[lttng-dev] liburcu: LTO breaking rcu_dereference on arm64 and possibly other architectures ?

Mathieu Desnoyers mathieu.desnoyers at efficios.com
Fri Apr 16 10:52:16 EDT 2021

Hi Paul, Will, Peter,

I noticed in this discussion https://lkml.org/lkml/2021/4/16/118 that LTO
is able to break rcu_dereference. This seems to be taken care of by
arch/arm64/include/asm/rwonce.h on arm64 in the Linux kernel tree.

In the liburcu user-space library, we have this comment near rcu_dereference() in

 * The compiler memory barrier in CMM_LOAD_SHARED() ensures that value-speculative
 * optimizations (e.g. VSS: Value Speculation Scheduling) does not perform the
 * data read before the pointer read by speculating the value of the pointer.
 * Correct ordering is ensured because the pointer is read as a volatile access.
 * This acts as a global side-effect operation, which forbids reordering of
 * dependent memory operations. Note that such concern about dependency-breaking
 * optimizations will eventually be taken care of by the "memory_order_consume"
 * addition to forthcoming C++ standard.

(note: CMM_LOAD_SHARED() is the equivalent of READ_ONCE(), but was introduced in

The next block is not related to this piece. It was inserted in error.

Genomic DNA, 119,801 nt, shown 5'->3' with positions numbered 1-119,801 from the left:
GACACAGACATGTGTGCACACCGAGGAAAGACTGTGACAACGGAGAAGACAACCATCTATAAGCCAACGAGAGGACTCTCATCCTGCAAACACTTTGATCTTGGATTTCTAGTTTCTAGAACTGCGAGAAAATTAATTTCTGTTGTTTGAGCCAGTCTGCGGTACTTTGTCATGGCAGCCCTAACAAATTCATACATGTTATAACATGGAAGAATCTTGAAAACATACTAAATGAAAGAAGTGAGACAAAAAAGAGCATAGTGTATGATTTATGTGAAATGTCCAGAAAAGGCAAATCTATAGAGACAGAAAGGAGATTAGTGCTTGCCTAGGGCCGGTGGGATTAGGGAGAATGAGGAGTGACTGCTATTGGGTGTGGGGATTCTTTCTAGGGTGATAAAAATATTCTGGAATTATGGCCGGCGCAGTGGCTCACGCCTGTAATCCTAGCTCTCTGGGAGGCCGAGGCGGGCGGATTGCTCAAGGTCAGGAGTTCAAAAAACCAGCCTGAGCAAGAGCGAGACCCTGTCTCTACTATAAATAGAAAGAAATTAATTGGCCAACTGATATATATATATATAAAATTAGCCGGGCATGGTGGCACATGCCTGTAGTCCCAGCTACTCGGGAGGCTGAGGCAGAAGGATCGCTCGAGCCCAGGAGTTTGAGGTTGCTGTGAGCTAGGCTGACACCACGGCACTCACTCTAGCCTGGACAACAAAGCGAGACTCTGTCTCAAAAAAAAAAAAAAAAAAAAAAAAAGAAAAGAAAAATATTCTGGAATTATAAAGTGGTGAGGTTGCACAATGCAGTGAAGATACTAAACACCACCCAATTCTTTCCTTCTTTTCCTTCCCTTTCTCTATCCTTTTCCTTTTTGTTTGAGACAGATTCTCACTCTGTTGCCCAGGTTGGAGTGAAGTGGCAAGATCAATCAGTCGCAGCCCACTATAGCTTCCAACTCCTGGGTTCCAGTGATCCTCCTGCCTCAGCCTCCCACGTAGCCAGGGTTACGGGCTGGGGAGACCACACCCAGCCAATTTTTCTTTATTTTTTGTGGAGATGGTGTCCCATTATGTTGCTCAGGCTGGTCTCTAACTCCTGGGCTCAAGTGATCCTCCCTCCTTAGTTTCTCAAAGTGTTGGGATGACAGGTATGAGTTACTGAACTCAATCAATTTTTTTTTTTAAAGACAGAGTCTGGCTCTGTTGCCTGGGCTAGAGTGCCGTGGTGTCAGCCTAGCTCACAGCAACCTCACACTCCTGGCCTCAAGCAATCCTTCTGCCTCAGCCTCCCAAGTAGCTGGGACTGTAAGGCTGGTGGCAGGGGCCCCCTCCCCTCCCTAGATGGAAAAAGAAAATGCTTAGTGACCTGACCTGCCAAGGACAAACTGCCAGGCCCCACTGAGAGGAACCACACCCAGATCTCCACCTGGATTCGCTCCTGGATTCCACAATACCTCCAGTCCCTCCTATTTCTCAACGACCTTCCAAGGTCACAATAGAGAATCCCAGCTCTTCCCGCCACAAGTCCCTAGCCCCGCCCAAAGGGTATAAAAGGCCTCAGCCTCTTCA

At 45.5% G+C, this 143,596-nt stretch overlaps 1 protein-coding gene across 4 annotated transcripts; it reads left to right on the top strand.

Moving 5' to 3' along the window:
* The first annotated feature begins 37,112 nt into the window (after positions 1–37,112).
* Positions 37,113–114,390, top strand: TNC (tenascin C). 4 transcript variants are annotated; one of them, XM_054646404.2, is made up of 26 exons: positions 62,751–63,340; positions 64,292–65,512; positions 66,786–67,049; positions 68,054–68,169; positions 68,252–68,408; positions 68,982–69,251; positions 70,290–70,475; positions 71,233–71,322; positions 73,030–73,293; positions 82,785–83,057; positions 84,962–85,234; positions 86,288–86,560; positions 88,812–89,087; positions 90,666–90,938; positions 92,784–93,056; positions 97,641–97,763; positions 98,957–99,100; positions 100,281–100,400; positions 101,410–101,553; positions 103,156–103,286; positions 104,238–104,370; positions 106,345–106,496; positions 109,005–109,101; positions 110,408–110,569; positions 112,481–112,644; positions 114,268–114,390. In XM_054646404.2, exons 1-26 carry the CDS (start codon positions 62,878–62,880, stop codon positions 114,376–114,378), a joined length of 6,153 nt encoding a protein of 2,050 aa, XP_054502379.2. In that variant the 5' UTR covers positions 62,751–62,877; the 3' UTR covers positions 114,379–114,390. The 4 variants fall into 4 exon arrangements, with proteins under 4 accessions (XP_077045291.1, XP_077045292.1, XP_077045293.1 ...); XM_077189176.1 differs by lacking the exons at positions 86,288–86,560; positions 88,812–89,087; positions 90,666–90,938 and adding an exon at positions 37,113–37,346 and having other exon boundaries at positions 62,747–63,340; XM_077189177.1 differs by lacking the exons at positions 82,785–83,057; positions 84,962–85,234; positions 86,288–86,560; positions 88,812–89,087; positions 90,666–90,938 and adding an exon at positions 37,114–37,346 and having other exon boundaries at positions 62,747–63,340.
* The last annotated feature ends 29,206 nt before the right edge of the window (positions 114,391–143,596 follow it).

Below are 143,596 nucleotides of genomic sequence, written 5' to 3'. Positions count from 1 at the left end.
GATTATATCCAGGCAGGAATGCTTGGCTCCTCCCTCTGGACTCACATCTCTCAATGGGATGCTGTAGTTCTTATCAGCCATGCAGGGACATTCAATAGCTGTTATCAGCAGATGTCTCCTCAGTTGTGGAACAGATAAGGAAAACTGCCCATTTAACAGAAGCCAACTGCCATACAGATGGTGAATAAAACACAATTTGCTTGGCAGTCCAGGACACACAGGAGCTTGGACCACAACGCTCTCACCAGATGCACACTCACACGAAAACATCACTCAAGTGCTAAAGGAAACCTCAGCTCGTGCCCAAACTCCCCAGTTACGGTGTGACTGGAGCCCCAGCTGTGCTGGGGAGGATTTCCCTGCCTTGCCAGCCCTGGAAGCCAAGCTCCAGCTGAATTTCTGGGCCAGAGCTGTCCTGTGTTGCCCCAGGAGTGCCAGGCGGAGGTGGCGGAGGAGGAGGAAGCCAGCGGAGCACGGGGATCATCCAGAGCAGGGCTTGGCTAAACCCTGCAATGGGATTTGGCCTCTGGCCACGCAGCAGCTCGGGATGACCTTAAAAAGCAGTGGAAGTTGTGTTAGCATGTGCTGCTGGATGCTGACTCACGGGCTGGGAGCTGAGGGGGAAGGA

liburcu as a public API before READ_ONCE() existed in the Linux kernel)

Peter tells me the "memory_order_consume" is not something which can be used today.
Any information on its status at C/C++ standard levels and implementation-wise ?

Pragmatically speaking, what should we change in liburcu to ensure we don't generate
broken code when LTO is enabled ? I suspect there are a few options here:

1) Fail to build if LTO is enabled,
2) Generate slower code for rcu_dereference, either on all architectures or only
   on weakly-ordered architectures,
3) Generate different code depending on whether LTO is enabled or not. AFAIU this would only
   work if every compile unit is aware that it will end up being optimized with LTO. Not sure
   how this could be done in the context of user-space.
4) [ Insert better idea here. ]

Thoughts ?



Mathieu Desnoyers
EfficiOS Inc.

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